The U.S. economy added 169,000 jobs in August, according to the Bureau of Labor Statistics’ latest report, out this morning, which is lower than expected — economic indicators like industrial sentiment and auto sales had people predicting August was going to be a strong month for jobs. But, because the labor-force participation rate dropped, so did the unemployment rate. When Ben Bernanke says that the unemployment rate can understate the weakness of the labor market, this is what he means.
This month’s jobs number is not way off the average over the past year, when the U.S. economy has added 184,000 jobs per month, but that average masks a slowdown in recent months: As AEI’s Michael Strain points out, the average payroll growth over the past three months was 148,000 jobs; six months ago, in February of 2013, the three-month average was 233,000 jobs a month. A different survey, the “household survey” used to calculate the unemployment rate, found that the number of Americans employed actually dropped this month, by 115,000. The labor-force-participation rate dropped 0.2 percent, to 63.2 percent — its lowest level since 1978; the employment-to-population ratio also dropped.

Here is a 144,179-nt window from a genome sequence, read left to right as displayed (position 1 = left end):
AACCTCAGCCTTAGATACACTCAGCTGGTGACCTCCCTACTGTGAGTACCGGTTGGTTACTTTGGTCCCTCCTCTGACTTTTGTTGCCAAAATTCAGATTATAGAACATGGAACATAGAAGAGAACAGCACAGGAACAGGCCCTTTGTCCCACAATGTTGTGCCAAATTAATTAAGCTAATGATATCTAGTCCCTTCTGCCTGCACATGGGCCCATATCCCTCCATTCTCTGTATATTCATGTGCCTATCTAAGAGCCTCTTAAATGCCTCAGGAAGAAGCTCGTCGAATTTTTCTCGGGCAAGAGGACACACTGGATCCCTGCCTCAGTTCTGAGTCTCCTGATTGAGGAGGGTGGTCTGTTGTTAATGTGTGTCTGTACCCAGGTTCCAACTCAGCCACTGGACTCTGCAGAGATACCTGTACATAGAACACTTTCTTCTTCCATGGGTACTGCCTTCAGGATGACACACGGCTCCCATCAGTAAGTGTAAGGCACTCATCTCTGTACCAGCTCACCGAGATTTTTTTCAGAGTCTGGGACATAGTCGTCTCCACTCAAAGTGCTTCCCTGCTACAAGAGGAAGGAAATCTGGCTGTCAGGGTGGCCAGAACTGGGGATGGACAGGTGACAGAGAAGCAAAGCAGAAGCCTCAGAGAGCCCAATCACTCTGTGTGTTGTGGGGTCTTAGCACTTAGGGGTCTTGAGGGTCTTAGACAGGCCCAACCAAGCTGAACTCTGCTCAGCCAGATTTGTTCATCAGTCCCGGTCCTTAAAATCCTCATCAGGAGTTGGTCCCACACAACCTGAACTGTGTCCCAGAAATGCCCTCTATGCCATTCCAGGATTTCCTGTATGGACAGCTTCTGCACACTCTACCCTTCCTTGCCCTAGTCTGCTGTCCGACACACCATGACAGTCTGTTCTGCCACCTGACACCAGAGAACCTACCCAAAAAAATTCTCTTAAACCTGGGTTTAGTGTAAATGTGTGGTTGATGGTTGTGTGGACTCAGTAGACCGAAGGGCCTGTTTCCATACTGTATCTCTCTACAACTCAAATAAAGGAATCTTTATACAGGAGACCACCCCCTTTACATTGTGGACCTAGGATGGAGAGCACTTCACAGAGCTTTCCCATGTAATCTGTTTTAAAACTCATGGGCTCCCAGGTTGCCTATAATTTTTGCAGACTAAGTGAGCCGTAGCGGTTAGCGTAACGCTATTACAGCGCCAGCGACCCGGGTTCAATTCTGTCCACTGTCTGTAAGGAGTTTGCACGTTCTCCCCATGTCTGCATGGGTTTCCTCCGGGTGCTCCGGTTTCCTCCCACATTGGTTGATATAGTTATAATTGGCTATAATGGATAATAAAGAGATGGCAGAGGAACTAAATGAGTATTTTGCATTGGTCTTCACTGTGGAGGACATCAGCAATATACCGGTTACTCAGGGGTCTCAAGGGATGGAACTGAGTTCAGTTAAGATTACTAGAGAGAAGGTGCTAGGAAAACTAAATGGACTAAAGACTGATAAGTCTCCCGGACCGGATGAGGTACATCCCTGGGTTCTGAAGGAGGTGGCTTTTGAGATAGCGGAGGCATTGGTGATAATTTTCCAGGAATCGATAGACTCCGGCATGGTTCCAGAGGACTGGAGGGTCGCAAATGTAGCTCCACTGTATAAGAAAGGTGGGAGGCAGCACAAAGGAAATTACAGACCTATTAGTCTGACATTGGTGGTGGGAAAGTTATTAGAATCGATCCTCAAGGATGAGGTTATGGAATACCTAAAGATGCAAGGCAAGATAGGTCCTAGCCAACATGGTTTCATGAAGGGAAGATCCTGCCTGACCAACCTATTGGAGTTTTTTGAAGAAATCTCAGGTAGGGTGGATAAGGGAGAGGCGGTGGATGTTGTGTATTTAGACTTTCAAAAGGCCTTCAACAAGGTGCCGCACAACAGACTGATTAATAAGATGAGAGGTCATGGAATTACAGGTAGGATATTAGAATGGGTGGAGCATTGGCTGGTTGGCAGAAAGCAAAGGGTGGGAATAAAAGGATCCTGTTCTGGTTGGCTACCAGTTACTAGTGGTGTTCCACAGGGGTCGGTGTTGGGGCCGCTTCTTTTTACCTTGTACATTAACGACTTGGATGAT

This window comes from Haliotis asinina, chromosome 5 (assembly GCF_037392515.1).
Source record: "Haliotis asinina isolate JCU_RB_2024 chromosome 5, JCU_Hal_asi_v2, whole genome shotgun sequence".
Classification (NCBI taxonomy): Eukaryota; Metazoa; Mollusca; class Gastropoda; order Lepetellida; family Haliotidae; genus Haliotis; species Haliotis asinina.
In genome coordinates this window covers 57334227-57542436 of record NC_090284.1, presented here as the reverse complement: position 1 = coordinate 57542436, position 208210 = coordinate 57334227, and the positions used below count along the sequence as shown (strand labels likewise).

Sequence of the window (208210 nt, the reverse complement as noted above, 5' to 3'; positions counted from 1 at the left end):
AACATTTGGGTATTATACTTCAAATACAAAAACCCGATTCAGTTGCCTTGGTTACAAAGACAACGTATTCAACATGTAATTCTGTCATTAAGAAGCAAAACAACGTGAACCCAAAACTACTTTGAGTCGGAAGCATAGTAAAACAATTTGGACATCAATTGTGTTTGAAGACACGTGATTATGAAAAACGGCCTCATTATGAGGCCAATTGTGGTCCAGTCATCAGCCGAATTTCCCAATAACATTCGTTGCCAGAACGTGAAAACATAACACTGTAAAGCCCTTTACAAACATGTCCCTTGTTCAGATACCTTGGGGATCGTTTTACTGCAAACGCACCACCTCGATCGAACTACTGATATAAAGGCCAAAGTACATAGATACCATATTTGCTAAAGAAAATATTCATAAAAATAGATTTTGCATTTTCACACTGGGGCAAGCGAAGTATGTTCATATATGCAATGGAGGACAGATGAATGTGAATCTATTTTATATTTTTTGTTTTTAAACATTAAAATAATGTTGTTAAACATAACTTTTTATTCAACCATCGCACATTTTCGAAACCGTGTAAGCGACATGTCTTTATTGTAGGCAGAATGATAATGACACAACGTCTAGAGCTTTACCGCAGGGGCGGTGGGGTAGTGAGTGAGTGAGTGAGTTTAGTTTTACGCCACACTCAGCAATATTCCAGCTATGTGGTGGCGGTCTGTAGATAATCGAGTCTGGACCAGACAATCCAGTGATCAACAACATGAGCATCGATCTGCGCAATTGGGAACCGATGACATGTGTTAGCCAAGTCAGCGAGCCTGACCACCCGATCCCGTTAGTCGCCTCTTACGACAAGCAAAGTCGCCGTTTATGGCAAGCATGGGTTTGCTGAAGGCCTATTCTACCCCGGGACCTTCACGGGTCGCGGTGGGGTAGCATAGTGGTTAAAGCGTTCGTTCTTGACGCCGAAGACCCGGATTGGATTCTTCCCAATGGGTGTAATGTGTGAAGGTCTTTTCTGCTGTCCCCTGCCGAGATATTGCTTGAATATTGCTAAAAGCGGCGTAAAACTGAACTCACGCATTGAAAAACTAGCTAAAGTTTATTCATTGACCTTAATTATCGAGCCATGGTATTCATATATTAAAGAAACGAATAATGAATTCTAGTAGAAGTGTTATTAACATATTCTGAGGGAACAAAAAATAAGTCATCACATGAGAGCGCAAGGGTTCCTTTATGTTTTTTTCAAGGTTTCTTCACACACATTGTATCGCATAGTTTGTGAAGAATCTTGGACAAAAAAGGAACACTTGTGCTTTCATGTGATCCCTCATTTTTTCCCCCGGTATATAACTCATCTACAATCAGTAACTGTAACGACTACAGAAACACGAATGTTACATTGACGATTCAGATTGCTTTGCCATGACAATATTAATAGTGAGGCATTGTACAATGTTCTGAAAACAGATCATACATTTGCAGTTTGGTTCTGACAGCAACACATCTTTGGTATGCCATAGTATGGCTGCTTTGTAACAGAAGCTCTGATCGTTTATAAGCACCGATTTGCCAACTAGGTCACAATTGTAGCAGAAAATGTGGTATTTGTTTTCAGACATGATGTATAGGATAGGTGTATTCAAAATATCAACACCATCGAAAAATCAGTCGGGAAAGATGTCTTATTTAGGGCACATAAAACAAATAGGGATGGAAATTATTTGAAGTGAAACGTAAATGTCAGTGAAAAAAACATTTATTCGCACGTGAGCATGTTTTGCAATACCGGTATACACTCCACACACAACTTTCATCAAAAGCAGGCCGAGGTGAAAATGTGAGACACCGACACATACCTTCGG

It all adds up to a relatively weak job report — this should and actually put off the tapering of the Federal Reserve’s quantitative-easing program until after the Fed’s meeting on September 17 and 18, when it was expected. As Neil Irwin points out, there are other headwinds coming for the U.S. economy, too — the high likelihood of a fiscal fight this fall, the possibility of conflict in Syria, and especially the higher oil prices that will almost definitely result.
As in previous months, strong employment growth was concentrated in health-care, food and beverage services, and retail — not exactly high-wage sectors, unfortunately. Local-government payrolls rose by 20,000, all in education, the first seasonally adjusted increase in that sector for a long time; an improving housing market should be helping local governments back to some degree of fiscal health. Federal payrolls were unchanged.
Average hourly earnings and average hours worked both ticked up, slightly, complementing the slow but steady growth in jobs. The two previous months’ jobs reports were revised down; the economy added 74,000 fewer jobs in June and July than previously reported.